By – Rahul Shah-Co-Head of Research at Equitymaster
Low volatility has emerged as one of the most significant investment factors in the realm of factor investing. Low volatility investing is essentially investing in the least volatile stocks. But how does it help? Let us look at an analogy from the world of cricket.
It’s no secret that batsmen who have the highest strike rates are the most exciting to watch. But, the harsh reality is that very few of these exciting batsmen are consistent scorers with high career batting averages.
With stocks as well, often the most exciting ones are those that rise, and sometimes fall, very sharply. But very few of these are consistent performers across time and market conditions. This is where the low volatility factor fits in.
For stocks, volatility is measured using well-known statistical measures. Most common among them are
1) Standard Deviation of Returns
2) Variance of Returns
3) Semivariance of Returns
It’s one of the simpler investment factors to adopt since all these can be easily calculated with just stock price and index data. Another significant aspect is the time for which these are calculated. It has been observed that the volatility characteristics of stocks are persistent and don’t change quickly, allowing for a wide range of time periods for analysis.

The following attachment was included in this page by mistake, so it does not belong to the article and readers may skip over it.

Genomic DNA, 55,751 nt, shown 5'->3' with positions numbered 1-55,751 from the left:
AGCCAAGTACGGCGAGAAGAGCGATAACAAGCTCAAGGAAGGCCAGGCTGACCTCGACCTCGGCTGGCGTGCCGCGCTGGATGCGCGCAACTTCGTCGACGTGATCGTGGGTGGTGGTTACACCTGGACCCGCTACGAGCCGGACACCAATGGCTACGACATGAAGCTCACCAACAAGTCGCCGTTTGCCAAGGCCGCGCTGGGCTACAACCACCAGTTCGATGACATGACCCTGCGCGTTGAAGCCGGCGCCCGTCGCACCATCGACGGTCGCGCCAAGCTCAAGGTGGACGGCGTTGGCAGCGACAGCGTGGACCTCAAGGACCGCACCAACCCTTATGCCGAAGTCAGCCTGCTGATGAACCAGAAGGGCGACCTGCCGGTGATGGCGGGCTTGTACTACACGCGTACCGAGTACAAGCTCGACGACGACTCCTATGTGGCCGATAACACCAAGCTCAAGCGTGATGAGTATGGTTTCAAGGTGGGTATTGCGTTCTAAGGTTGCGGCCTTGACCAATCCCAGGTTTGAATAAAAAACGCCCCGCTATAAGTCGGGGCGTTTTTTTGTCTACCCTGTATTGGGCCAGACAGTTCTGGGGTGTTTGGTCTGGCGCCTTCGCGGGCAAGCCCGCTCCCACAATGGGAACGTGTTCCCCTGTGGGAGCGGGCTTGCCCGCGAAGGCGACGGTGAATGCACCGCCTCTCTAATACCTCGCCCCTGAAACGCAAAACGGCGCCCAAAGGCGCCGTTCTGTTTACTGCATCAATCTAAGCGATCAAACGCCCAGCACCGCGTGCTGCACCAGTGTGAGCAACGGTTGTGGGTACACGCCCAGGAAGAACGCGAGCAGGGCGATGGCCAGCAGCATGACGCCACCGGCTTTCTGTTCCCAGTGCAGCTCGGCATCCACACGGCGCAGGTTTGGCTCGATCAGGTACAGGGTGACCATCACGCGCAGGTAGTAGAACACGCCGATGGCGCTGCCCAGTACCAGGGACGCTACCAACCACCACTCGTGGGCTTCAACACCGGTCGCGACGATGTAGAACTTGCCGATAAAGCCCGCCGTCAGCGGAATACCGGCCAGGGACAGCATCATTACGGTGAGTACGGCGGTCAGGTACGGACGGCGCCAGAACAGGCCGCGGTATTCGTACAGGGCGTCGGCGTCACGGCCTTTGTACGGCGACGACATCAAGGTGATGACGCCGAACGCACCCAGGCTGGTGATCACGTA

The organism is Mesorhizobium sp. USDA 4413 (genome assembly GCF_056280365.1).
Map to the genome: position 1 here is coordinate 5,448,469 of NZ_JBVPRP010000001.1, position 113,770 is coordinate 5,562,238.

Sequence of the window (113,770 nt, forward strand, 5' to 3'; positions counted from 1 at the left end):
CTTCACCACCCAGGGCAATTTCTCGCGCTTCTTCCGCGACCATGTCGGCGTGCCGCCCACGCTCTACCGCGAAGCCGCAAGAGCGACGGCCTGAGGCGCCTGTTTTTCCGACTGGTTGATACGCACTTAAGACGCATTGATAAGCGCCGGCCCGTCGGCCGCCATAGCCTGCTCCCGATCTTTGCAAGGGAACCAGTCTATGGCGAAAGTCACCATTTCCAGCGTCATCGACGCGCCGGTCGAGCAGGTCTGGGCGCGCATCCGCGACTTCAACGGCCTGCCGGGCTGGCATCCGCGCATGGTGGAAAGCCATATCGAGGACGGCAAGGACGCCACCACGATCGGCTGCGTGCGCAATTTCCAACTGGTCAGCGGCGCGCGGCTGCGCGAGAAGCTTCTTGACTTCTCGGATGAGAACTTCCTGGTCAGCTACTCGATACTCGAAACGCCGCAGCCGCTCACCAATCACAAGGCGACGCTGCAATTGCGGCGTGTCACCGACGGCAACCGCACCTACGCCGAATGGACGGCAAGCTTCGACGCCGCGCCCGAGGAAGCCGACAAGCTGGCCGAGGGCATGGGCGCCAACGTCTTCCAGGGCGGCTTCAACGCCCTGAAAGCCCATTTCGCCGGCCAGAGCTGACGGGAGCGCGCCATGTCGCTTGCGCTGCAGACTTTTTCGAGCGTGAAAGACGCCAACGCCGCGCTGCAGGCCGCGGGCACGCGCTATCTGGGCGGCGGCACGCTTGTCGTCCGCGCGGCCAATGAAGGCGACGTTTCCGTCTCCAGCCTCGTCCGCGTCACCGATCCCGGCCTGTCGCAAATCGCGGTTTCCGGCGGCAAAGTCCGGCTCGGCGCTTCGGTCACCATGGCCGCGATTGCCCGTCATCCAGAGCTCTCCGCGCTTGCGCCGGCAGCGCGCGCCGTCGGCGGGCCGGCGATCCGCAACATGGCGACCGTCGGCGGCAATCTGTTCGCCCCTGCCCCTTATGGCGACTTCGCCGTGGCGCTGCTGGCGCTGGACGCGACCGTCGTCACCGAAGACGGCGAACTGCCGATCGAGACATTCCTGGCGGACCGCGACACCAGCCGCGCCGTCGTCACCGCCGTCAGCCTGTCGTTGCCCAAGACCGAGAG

Low volatility stocks are certainly not the most exciting stocks to invest in. Their secret for generating returns is not how fast and how high they rise, but in how slowly and how little they fall. They may not generate the best returns, but frequently generate the best volatility-adjusted returns. And this can be crucial to investor longevity.
We all know that the longer investors stay invested, the higher their chances of generating inflation beating returns. But this longevity is very heavily influenced by the investment experience, especially in the early stages.
If one were to consider investing as a long road trip, with the destination being the investment goal, then the importance of volatility in investing is the same as that of the quality of the road for the road trip.
If a traveler faces very rough roads early in the journey, it isn’t just uncomfortable but there is a high probability that the trip itself will be abandoned. This probability reduces as the distance traveled increases, but it never really goes away. The investment journey is a very similar one.
If equity investors face extreme volatility in the early stages of their investment, it has the potential of discouraging them from investing in equities completely. Most investors who start investing just before a correction and experience deep losses are irreversibly scarred by their experience.
Consequently, for investors, using the low volatility factor to reduce the volatility of their investment portfolio isn’t just a good idea, it may well be crucial to their future financial wellbeing.